Opinion

India held its ground on fisheries and public stockholding, but WTO’s eroding credibility as a consensus builder is worrying

All is well that ends well. The WTO MC12 with representatives from 162 countries finally managed to secure a few deals, as the talks got extended by another day amidst intense bargaining on fishing, vaccines, food security, amongst others.

India, as it has always been the case, had taken due consideration and represented not only its own people on these tricky matters at WTO, but also for the developing South. It did so this year too with great alacrity.

Successes and concessions

As always at WTO, there has been a quid pro quo in the process. As India managed to uphold its right in the MC12 to continue to offer subsidies to its fishermen while firmly establishing sovereign sights on exclusive economic zones, in lieu, India had to consent to an 18-month extension of the moratorium on customs duty on electronic imports.

The latter was signed in 1998 when developing economies did not have much access to technology related data sources and allowed digital imports or electronic imports or transmissions, unlike today wherein it can earn significantly from such information.

However, India successfully managed to postpone an agreement on public stockholding of foodgrains, which will now be taken up only in the next ministerial meeting. It may be noted that Article XI generally prohibits quantitative restrictions on the imports or the exports of any product.

However, exceptions within it permits the imposition of quantitative measures under limited conditions, and only if they are taken on policy grounds justifiable under the GATT, such as critical shortages of foodstuffs.

Disheartening on TRIPS

While there were last minute efforts to stitch an agreement quickly under the TRIPS for vaccines, it did not immediately apply to all Covid-19 medical tools, including therapeutics and diagnostics, which was unfortunate.

The need to dismantle tariffs during a humanitarian crisis cannot be overemphasised. In October 2020, India and South Africa proposed to waive TRIPS obligations, relying on Article IX of the WTO Agreement, while addressing the shortages of products needed to combat Covid-19.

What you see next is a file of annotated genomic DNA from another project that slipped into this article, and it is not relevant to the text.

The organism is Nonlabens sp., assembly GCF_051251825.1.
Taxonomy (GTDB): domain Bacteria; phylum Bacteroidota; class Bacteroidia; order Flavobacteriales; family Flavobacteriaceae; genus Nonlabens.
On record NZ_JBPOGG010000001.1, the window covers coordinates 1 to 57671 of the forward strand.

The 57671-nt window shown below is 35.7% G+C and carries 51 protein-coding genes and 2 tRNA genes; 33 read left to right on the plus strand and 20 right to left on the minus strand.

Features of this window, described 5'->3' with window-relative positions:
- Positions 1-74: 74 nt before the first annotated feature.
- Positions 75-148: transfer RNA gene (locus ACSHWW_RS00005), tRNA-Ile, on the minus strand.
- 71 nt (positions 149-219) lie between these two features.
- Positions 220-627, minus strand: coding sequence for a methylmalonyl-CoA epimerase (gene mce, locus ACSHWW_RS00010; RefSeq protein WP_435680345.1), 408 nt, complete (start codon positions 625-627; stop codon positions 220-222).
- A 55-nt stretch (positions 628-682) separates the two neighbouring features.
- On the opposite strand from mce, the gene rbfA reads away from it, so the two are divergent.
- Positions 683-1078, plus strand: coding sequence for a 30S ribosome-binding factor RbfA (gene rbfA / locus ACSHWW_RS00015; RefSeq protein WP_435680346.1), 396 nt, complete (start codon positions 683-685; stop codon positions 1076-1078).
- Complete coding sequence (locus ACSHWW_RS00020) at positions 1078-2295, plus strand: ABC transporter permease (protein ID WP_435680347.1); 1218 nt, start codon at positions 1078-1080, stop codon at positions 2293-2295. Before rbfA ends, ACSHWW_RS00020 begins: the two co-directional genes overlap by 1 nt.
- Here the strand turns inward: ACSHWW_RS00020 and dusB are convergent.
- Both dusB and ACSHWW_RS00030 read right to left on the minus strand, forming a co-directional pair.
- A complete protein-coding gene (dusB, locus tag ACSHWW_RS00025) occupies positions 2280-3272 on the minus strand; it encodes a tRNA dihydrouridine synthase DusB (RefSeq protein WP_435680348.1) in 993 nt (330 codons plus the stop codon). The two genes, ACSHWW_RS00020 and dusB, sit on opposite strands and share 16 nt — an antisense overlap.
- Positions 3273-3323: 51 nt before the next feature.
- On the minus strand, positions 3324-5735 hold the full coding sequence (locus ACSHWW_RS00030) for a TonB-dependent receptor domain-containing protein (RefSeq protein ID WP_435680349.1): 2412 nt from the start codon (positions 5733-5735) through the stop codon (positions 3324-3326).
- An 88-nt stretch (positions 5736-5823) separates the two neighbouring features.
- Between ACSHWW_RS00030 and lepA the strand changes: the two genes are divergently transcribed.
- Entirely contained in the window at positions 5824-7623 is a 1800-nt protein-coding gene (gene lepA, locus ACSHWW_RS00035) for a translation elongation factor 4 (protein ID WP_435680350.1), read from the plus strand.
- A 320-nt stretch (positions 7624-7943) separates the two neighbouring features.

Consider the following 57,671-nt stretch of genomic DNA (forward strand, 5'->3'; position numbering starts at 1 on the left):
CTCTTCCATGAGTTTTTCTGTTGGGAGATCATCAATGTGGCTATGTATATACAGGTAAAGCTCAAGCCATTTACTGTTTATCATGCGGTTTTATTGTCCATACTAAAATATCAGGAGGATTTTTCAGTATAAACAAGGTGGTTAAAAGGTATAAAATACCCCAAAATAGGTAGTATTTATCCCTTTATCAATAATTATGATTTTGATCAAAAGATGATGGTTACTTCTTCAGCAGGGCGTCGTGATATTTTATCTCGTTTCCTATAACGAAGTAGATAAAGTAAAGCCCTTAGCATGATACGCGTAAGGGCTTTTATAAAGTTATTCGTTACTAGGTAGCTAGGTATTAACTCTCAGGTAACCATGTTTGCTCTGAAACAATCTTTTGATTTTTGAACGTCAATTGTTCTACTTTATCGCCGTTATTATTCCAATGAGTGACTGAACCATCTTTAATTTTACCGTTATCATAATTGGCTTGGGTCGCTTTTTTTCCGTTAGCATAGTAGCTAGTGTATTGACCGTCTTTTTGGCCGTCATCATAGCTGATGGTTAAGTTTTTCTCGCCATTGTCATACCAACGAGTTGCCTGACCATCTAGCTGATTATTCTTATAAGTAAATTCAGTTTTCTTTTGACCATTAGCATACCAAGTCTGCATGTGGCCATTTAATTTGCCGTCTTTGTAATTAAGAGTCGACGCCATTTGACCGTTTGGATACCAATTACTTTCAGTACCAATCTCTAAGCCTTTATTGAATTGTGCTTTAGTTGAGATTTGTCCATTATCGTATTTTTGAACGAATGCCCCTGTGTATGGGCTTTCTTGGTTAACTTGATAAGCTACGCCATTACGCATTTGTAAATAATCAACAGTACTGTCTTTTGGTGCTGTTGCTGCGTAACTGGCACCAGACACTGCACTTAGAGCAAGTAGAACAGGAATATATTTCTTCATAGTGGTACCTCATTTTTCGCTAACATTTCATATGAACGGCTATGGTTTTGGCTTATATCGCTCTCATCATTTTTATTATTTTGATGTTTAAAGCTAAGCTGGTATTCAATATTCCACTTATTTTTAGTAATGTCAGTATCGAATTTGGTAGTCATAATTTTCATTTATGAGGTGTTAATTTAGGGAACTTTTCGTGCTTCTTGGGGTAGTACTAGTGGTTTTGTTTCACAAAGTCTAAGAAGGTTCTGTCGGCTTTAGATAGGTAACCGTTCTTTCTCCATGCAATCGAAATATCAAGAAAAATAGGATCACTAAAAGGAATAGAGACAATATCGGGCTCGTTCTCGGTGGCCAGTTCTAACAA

Ironically, the TRIPS waiver clause, which was created for use in emergencies, could have been implemented when vaccines were made available, but it failed when it was needed it most.

From a humanitarian perspective, even after the pandemic which impacted developed and less developed alike, the WTO failed miserably to garner key consensus on a complete waiver of intellectual property rights for vaccines, treatments, and diagnostics.

Future of WTO

While many in the developed world call it adamant, India rightfully remains committed to the larger cause of developed and developing economies on varied matters.

While MC12 met with elements of some success, major WTO negotiations have been stalled over the years. The hegemony of the developed is a story of the past, and this needs to be accepted by all for the well being of the WTO, whose roots are based on multilateralism and consensus.

While the WTO functions on a consensus-based decision-making processes, there is a huge gap between haves and have nots. The developed countries are advanced and less populated, whereas the developing South is more populous and playing catch up with the developed world.

This dichotomy is real and cannot be brushed under the carpet. The developing nations need long term hand holding to evolve, so that sooner than later negotiations are conducted at an equal footing. Structural changes in the WTO need to take cognisance of this.

Lastly, given that the WTO wants global trade to take place in a manner which is non-discriminatory including settling trade disputes, it cannot afford to have long pauses as it is not good for facilitating trade.

The fact that the appellate body has stopped functioning with no new members being appointed to the panel for long, rendering it futile, sends an wrong signal about the objective of WTO.

Since the formation of WTO in 1995, the number of FTAs has increased from 23 to 97 in 2008 (during the financial crisis) to 181 in 2022. These numbers are significant, as they point towards a marginalisation of multilateralism.

It is hence important for WTO to strike a balance, and not allow its effectiveness to wither away. Hopefully, between now and the MC13 these issues would find some resonance within the corridors of WTO.

The writer is an economist with India Exim Bank. Views expressed are personal

Published on June 21, 2022